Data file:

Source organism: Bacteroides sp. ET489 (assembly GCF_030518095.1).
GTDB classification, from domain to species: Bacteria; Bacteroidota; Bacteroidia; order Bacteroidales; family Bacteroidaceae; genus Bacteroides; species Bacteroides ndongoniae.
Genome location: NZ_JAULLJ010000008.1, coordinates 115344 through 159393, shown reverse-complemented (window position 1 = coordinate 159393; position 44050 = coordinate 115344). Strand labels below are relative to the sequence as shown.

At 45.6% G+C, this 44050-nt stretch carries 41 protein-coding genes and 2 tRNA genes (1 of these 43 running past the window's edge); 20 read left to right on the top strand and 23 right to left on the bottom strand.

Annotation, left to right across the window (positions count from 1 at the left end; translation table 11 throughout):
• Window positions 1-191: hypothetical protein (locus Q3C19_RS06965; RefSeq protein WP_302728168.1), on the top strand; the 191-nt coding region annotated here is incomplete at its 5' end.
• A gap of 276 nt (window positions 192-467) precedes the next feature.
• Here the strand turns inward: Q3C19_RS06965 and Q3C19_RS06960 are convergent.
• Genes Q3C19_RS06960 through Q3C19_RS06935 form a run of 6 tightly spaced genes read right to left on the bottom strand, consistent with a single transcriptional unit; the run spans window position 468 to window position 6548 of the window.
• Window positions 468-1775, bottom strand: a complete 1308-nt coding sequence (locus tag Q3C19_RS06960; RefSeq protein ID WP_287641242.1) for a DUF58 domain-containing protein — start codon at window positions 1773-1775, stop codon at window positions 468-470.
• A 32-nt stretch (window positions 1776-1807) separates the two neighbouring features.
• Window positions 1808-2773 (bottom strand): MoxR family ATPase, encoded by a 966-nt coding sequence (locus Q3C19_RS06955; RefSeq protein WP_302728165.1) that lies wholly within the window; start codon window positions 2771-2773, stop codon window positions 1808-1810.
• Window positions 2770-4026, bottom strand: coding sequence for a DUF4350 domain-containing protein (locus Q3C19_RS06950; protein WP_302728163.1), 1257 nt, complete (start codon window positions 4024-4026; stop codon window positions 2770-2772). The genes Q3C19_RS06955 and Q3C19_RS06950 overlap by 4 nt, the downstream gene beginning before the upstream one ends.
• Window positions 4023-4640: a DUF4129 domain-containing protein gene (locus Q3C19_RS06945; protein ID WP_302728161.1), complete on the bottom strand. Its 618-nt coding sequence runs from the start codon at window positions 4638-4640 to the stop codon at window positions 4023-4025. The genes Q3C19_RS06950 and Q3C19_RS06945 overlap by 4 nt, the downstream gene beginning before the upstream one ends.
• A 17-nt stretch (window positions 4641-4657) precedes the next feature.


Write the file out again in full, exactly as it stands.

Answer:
Source organism: Bacteroides sp. ET489 (assembly GCF_030518095.1).
GTDB classification, from domain to species: Bacteria; Bacteroidota; Bacteroidia; order Bacteroidales; family Bacteroidaceae; genus Bacteroides; species Bacteroides ndongoniae.
Genome location: NZ_JAULLJ010000008.1, coordinates 115344 through 159393, shown reverse-complemented (window position 1 = coordinate 159393; position 44050 = coordinate 115344). Strand labels below are relative to the sequence as shown.

At 45.6% G+C, this 44050-nt stretch carries 41 protein-coding genes and 2 tRNA genes (1 of these 43 running past the window's edge); 20 read left to right on the top strand and 23 right to left on the bottom strand.

Annotation, left to right across the window (positions count from 1 at the left end; translation table 11 throughout):
• Window positions 1-191: hypothetical protein (locus Q3C19_RS06965; RefSeq protein WP_302728168.1), on the top strand; the 191-nt coding region annotated here is incomplete at its 5' end.
• A gap of 276 nt (window positions 192-467) precedes the next feature.
• Here the strand turns inward: Q3C19_RS06965 and Q3C19_RS06960 are convergent.
• Genes Q3C19_RS06960 through Q3C19_RS06935 form a run of 6 tightly spaced genes read right to left on the bottom strand, consistent with a single transcriptional unit; the run spans window position 468 to window position 6548 of the window.
• Window positions 468-1775, bottom strand: a complete 1308-nt coding sequence (locus tag Q3C19_RS06960; RefSeq protein ID WP_287641242.1) for a DUF58 domain-containing protein — start codon at window positions 1773-1775, stop codon at window positions 468-470.
• A 32-nt stretch (window positions 1776-1807) separates the two neighbouring features.
• Window positions 1808-2773 (bottom strand): MoxR family ATPase, encoded by a 966-nt coding sequence (locus Q3C19_RS06955; RefSeq protein WP_302728165.1) that lies wholly within the window; start codon window positions 2771-2773, stop codon window positions 1808-1810.
• Window positions 2770-4026, bottom strand: coding sequence for a DUF4350 domain-containing protein (locus Q3C19_RS06950; protein WP_302728163.1), 1257 nt, complete (start codon window positions 4024-4026; stop codon window positions 2770-2772). The genes Q3C19_RS06955 and Q3C19_RS06950 overlap by 4 nt, the downstream gene beginning before the upstream one ends.
• Window positions 4023-4640: a DUF4129 domain-containing protein gene (locus Q3C19_RS06945; protein ID WP_302728161.1), complete on the bottom strand. Its 618-nt coding sequence runs from the start codon at window positions 4638-4640 to the stop codon at window positions 4023-4025. The genes Q3C19_RS06950 and Q3C19_RS06945 overlap by 4 nt, the downstream gene beginning before the upstream one ends.
• A 17-nt stretch (window positions 4641-4657) precedes the next feature.